A few years after graduation from college in NYC, I met a girlfriend at the Angelika Theater in SoHo on a dark, cold, rainy night. We decided to warm up at La Laterna near Washington Square for some dessert and our usual recap of the film’s tragic subject matter. In that setting, it was easy to let our souls camp out in the darkness and despair. Far different from public perception from TV shows and glossy magazine ads, the combination of Lower Manhattan, the edginess of fashion school and those two things compounded by business realities in the fashion industry made it easy for people in my world to dwell in depression and difficult to choose happiness. Fast forward through the years of working in that environment: everyday a struggle to not dwell in the melancholy, but rather embrace the little glimmers of beauty and goodness around me. I met an amazing man, got married and was suddenly living a NYC fairy tale life. But, just as quickly, the grim darkness became my frame of reference again one Tuesday morning.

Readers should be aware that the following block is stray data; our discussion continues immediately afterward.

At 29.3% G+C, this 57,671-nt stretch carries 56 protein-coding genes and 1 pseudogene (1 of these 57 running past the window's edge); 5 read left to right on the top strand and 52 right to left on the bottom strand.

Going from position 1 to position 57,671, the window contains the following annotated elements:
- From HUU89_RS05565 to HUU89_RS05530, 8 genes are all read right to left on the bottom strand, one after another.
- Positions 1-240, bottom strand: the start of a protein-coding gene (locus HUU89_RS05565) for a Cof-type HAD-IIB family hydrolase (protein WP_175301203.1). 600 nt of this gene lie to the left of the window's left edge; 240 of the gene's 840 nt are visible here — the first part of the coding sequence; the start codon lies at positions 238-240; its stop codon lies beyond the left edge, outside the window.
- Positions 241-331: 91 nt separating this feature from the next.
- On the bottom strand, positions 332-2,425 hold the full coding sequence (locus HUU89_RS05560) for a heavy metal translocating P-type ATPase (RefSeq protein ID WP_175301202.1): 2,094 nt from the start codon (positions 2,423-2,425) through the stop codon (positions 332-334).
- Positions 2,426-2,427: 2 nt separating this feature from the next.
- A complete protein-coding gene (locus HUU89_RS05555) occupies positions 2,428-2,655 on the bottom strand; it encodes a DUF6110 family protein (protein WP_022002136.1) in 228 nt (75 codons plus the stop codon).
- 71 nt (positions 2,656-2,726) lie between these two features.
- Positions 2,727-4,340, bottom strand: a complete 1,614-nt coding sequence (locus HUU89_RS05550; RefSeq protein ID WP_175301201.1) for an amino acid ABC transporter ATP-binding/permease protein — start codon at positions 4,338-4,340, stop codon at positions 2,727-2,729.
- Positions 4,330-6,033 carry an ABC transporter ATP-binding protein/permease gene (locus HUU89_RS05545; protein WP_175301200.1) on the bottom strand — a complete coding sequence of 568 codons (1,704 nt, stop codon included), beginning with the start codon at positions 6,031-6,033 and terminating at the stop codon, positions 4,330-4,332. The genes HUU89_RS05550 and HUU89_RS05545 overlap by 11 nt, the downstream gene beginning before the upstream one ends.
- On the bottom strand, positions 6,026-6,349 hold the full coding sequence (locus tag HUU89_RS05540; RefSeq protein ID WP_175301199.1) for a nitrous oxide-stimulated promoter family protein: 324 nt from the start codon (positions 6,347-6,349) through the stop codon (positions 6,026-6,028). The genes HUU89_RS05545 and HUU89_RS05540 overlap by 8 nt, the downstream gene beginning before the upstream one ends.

It took a good amount of effort to push open the heavy beveled glass front doors of the old prewar building that was our first home as a married couple. Once outside, I glanced up at the small expanse of sky visible on West End Avenue. The air was crystal clear (a fairly unusual occurrence for New York City). The clouds that day were spectacular, the kind that you dream of sleeping on when you’re little and don’t realize they are vapors of moisture. I rounded the corner of 86th street, praying a prayer of thanksgiving and praise for the beauty of Creation, and excitement for how beautifully my life was unfolding. I stole one last glance around me and descended the stairs to the dark, smelly subway tunnel.